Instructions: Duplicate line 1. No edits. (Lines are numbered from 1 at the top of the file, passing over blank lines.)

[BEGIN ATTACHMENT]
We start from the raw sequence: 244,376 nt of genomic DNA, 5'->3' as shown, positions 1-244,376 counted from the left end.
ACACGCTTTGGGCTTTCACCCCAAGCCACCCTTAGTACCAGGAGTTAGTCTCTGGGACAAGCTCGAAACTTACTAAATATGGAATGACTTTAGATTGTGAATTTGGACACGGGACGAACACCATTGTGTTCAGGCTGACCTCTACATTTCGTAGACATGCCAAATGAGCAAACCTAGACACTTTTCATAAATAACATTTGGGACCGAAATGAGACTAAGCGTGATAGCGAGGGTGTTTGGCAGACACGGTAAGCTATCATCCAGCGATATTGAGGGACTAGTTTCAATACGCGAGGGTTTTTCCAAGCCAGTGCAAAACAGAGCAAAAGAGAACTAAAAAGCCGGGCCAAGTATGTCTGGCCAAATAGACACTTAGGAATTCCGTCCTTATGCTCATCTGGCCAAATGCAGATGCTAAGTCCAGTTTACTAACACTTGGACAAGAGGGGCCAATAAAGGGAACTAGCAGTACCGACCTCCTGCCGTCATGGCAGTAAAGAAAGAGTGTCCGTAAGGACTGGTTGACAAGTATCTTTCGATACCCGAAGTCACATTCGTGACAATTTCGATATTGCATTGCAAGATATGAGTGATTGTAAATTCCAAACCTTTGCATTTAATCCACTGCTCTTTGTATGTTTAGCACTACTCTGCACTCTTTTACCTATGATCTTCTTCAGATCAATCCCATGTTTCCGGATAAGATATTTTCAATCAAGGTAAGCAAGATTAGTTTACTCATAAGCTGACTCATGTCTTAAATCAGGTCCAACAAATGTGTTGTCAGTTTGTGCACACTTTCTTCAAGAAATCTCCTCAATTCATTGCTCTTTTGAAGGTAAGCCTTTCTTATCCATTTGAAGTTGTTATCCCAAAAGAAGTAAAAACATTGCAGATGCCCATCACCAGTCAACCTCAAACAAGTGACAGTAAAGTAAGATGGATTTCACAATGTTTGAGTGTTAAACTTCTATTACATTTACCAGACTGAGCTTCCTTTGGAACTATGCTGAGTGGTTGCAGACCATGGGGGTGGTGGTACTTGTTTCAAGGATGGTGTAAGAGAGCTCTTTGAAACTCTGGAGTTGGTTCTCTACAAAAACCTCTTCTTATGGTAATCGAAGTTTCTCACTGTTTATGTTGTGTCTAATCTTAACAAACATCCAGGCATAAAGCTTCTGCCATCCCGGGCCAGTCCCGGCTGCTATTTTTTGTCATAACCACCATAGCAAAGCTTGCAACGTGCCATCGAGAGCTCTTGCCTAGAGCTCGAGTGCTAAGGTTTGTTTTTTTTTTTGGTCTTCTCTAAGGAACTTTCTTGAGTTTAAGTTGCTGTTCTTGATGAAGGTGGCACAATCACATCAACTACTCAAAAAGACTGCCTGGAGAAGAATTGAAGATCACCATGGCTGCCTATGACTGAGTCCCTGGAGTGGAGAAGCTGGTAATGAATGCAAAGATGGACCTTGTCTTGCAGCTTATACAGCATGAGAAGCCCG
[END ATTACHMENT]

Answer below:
We start from the raw sequence: 244,376 nt of genomic DNA, 5'->3' as shown, positions 1-244,376 counted from the left end.